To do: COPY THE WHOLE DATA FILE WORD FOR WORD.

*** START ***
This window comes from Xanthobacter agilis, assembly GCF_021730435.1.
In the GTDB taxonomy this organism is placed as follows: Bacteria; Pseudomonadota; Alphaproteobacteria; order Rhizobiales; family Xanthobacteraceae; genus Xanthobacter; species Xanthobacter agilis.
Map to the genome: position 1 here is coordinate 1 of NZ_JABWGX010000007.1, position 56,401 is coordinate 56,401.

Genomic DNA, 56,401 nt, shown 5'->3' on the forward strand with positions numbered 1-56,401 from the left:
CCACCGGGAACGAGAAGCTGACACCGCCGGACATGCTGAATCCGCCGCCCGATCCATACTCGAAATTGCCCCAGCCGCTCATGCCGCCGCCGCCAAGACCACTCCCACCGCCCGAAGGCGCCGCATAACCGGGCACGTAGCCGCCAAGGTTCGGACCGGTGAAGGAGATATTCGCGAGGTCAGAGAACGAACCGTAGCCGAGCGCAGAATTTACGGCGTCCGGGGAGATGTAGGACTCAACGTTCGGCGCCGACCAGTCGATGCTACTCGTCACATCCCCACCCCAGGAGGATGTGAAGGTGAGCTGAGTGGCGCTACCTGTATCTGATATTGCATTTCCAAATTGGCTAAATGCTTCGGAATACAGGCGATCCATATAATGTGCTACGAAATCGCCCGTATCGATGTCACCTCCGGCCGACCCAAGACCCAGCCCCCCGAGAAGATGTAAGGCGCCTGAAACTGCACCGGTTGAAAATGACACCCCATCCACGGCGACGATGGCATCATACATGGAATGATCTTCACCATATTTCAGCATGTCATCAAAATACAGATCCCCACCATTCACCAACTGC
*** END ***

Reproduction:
This window comes from Xanthobacter agilis, assembly GCF_021730435.1.
In the GTDB taxonomy this organism is placed as follows: Bacteria; Pseudomonadota; Alphaproteobacteria; order Rhizobiales; family Xanthobacteraceae; genus Xanthobacter; species Xanthobacter agilis.
Map to the genome: position 1 here is coordinate 1 of NZ_JABWGX010000007.1, position 56,401 is coordinate 56,401.

Genomic DNA, 56,401 nt, shown 5'->3' on the forward strand with positions numbered 1-56,401 from the left:
CCACCGGGAACGAGAAGCTGACACCGCCGGACATGCTGAATCCGCCGCCCGATCCATACTCGAAATTGCCCCAGCCGCTCATGCCGCCGCCGCCAAGACCACTCCCACCGCCCGAAGGCGCCGCATAACCGGGCACGTAGCCGCCAAGGTTCGGACCGGTGAAGGAGATATTCGCGAGGTCAGAGAACGAACCGTAGCCGAGCGCAGAATTTACGGCGTCCGGGGAGATGTAGGACTCAACGTTCGGCGCCGACCAGTCGATGCTACTCGTCACATCCCCACCCCAGGAGGATGTGAAGGTGAGCTGAGTGGCGCTACCTGTATCTGATATTGCATTTCCAAATTGGCTAAATGCTTCGGAATACAGGCGATCCATATAATGTGCTACGAAATCGCCCGTATCGATGTCACCTCCGGCCGACCCAAGACCCAGCCCCCCGAGAAGATGTAAGGCGCCTGAAACTGCACCGGTTGAAAATGACACCCCATCCACGGCGACGATGGCATCATACATGGAATGATCTTCACCATATTTCAGCATGTCATCAAAATACAGATCCCCACCATTCACCAACTGC